ECR feature: Stephanie K. Adamczak

Stephanie is a PhD student at the University of California, Santa Cruz. She is a marine mammal ecologist with an interest in quantitative modelling approaches. Stephanie shares her recent work on trait evolution in pilot whales and the contrasts in ecogeographic rules between terrestrial and marine systems. Stephanie conducting fieldwork off the coast of LongContinue reading “ECR feature: Stephanie K. Adamczak”

ECR feature: Jéssica Fenker

Jéssica Fenker is a PhD candidate at Australia National University. She is a herpetologist with a particular interest in adaptive radiations, species diversification, and savanna ecosystems. Jéssica shares her recent work, a multidisciplinary study, on characterising the biodiversity of lizards in the Cerrado, South America. Jéssica Feneker posing with a goanna in Australia (left), andContinue reading “ECR feature: Jéssica Fenker”

The forgotten giants of the Western Indian Ocean reefs

Giant clams have long fascinated adventurers and naturalists. These large shallow-water molluscs certainly are among the most colourful, conspicuous and emblematic species of the Indo-Pacific coral reefs. They have been exploited for thousands of years for their flesh and shell. Giant clam conservation is also an increasingly concerning issue because of the vulnerability of giantContinue reading “The forgotten giants of the Western Indian Ocean reefs”

ECR feature: Cavity-nesting pollinators and their antagonists with Antonia Mayr

Antonia V. Mayr is a Postdoc at the University of Würzburg department of Animal Ecology and Tropical Biology. Her research is based in tropical mountain ecology and focuses on questions about how climate and land use change affect species, and how functional and phylogenetic diversity relate to changes in ecosystem services. Antonia provides background informationContinue reading “ECR feature: Cavity-nesting pollinators and their antagonists with Antonia Mayr”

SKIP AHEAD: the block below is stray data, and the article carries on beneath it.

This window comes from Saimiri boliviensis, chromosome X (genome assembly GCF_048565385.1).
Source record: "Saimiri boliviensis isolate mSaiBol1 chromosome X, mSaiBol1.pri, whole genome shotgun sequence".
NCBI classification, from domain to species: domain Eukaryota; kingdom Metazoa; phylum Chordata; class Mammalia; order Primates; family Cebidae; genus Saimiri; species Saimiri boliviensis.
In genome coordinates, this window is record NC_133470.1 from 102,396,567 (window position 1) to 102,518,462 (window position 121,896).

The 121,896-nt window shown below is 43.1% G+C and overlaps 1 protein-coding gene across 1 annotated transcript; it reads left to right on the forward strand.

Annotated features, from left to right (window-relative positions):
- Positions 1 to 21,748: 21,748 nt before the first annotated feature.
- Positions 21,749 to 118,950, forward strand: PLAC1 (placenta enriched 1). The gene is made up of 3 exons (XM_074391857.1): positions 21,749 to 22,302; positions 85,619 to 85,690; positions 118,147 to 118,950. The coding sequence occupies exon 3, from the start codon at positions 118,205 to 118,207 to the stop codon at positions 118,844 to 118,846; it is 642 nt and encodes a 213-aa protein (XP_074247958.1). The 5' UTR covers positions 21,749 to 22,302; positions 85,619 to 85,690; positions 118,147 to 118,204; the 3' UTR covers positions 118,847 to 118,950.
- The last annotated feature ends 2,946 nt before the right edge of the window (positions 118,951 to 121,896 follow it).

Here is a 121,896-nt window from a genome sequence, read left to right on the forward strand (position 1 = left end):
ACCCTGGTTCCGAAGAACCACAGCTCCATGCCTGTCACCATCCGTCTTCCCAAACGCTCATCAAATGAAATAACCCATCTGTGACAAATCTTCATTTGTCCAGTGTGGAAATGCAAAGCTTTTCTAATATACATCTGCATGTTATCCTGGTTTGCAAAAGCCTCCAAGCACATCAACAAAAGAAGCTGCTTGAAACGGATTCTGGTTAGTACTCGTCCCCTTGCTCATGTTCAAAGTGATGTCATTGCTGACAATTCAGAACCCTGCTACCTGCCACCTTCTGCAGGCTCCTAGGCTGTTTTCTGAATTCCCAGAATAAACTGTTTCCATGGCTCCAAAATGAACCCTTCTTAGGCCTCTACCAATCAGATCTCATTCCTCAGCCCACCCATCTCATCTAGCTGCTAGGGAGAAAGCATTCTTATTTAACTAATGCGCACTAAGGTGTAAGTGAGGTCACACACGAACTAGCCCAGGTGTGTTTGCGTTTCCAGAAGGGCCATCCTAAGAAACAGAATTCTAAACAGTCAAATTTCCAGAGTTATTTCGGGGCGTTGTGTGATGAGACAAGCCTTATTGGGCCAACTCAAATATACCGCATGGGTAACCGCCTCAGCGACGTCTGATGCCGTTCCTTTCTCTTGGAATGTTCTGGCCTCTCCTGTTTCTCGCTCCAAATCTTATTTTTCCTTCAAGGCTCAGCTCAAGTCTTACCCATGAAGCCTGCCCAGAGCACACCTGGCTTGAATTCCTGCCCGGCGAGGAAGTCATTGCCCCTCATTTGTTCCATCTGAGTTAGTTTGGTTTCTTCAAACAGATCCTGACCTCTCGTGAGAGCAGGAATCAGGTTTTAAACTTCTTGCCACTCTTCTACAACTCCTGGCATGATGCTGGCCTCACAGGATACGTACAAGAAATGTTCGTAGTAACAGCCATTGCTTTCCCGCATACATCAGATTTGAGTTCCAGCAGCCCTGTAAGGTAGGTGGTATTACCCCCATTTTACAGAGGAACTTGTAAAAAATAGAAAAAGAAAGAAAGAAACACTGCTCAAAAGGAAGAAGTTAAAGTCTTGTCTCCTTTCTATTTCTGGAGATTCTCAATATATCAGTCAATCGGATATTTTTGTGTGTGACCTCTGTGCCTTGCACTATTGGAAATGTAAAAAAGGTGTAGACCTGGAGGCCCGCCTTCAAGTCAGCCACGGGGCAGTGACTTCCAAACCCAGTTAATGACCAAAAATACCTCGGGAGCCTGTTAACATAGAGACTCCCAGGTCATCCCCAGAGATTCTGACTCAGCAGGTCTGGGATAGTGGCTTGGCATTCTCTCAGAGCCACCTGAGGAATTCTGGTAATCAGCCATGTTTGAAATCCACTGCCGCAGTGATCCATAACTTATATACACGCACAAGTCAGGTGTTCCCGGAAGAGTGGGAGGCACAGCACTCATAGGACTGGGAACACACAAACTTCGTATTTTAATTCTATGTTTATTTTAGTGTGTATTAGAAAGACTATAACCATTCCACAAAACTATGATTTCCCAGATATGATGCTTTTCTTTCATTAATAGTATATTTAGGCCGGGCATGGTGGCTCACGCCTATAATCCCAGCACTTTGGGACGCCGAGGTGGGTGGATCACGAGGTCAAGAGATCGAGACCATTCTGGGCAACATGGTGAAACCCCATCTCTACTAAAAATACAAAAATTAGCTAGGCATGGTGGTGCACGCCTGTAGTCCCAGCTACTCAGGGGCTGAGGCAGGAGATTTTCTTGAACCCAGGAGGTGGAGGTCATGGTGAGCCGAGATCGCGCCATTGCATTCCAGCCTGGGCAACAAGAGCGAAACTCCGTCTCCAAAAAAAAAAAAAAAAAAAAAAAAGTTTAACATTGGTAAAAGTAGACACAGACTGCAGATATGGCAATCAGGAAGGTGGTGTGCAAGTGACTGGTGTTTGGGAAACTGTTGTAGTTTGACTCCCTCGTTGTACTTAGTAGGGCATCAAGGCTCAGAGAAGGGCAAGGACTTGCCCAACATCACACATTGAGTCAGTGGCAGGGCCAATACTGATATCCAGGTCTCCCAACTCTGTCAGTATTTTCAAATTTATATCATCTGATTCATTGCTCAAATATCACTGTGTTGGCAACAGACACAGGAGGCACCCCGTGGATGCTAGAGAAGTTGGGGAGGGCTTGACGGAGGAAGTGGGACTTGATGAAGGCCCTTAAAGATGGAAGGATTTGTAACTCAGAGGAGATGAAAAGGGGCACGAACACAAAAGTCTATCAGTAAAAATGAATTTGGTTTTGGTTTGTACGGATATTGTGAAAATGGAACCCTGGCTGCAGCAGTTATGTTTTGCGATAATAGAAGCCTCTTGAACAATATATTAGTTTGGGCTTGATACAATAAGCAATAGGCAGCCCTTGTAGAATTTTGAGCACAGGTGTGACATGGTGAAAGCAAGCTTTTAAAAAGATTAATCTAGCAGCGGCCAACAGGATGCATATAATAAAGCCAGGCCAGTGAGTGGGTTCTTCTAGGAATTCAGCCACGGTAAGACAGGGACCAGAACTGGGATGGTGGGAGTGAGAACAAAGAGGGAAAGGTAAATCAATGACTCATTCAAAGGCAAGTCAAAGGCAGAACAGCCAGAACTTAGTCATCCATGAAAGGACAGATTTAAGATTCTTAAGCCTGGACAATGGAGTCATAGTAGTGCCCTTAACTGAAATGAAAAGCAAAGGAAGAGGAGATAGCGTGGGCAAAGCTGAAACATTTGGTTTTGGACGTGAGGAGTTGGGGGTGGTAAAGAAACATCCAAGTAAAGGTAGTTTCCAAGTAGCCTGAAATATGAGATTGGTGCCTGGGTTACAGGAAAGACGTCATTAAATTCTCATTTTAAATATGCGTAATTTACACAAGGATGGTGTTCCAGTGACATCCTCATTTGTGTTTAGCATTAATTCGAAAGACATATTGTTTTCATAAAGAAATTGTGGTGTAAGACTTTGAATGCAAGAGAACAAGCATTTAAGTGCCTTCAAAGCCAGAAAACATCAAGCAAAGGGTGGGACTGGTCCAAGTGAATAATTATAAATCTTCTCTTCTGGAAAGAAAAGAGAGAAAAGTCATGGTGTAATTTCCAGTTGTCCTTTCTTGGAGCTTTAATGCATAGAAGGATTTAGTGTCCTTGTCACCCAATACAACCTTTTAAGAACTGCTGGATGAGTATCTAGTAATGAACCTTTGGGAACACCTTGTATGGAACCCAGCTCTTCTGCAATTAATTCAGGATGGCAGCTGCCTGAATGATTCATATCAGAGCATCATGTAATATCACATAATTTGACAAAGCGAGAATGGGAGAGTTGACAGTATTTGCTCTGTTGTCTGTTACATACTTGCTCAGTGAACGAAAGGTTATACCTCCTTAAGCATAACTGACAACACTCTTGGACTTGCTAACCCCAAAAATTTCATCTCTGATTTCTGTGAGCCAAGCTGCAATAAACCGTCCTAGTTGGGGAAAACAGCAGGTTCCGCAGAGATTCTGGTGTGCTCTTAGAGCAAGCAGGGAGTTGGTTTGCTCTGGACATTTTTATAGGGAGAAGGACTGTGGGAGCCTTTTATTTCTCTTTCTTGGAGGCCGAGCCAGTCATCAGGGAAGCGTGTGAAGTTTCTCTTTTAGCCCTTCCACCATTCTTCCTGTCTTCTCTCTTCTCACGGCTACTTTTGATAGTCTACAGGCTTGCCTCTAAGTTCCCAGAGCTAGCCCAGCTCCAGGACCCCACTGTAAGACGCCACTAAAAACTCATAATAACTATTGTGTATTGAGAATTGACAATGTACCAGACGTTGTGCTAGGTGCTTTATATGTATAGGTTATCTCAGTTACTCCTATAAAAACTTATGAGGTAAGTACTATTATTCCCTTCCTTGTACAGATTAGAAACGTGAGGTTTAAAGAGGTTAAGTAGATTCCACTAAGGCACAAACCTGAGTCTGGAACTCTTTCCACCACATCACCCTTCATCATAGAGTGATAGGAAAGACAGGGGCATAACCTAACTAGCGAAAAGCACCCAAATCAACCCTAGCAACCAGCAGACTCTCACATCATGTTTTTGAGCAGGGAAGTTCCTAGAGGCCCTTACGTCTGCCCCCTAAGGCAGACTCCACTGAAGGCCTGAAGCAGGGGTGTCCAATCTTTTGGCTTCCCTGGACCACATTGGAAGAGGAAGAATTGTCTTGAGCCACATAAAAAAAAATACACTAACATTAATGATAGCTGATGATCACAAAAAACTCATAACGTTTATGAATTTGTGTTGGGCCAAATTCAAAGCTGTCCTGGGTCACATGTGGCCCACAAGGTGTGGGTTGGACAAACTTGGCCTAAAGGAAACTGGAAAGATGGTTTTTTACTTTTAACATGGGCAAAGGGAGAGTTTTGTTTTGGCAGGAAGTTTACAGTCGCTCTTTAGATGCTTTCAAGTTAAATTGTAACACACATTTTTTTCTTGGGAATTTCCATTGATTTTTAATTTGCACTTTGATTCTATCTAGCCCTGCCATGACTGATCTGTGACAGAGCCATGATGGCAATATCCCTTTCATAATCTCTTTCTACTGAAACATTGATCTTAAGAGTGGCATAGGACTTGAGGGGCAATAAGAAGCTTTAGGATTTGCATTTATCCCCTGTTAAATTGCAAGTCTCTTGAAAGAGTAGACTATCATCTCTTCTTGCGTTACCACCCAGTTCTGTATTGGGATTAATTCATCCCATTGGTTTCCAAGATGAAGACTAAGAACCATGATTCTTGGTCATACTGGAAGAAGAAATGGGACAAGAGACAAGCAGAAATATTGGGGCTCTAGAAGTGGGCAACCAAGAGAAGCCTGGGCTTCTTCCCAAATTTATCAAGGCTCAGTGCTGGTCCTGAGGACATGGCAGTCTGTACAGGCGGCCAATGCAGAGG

What goes on below?

The above-ground diversity of plants in the Cape Floristic Region is legion.  But what about arthropods?  And what about below-ground? Several years ago at the start of my postgraduate research training and career, I was part of a team of researchers from Stellenbosch University who were fascinated simply by how life works and how itContinue reading “What goes on below?”

ECR feature: Norwegian plant distributions with Ida Mienna

Ida M. Mienna is a PhD student at Norwegian University of Science and Technology, having recently completed her master’s degree at Norwegian University of Science and Technology. Her current work focuses on understanding the spatial ecology of the forest-tundra ecotone in Fennoscandia, especially through investigating drivers of change and establishing a high resolution monitoring systemContinue reading “ECR feature: Norwegian plant distributions with Ida Mienna”

Niche filling dynamics in the Australian Wet Tropics

How to tease apart the mechanisms behind patterns of diversity in the wild. A major challenge in ecology and evolution is to unravel the processes that generate and maintain the uneven distribution of life on Earth. A common approach is to regress species richness, the number of species counted at a place, on variables representingContinue reading “Niche filling dynamics in the Australian Wet Tropics”

ECR feature: Invasive mammals with Zach Carter

Zach Carter is a PhD student at the University of Auckland School of Biological Sciences, focusing on invasion biology, island ecosystems, and physical geography. He is currently studying landscape-scale eradication of invasive mammals of the New Zealand archipelago, including rats, mustelids, and the common brushtail possum. Zach shares the motivations and challenges behind his recentContinue reading “ECR feature: Invasive mammals with Zach Carter”

Why some taxa are more species-rich towards higher latitudes

How niche conservatism in colonizing and sedentary species shape a latitudinal gradient. Niche conservatism has often been used as an elegant explanation for why there are more species in the tropics—i.e. most taxa originated in the tropics, had more time to diversify therein, and tended to retain ancestral climatic affinities making range shifts out ofContinue reading “Why some taxa are more species-rich towards higher latitudes”

ECR feature: Letícia Soares on migratory birds and their pathogens

Letícia Soares is a postdoc at the Advanced Facility for Avian Research, University of Western Ontario, and is interested in disease ecology and evolution. In her recently published paper in Journal of Biogeography, Letícia studied the malarial parasites in North American migratory bird species in their Hispaniola over-wintering range. She shares her findings from herContinue reading “ECR feature: Letícia Soares on migratory birds and their pathogens”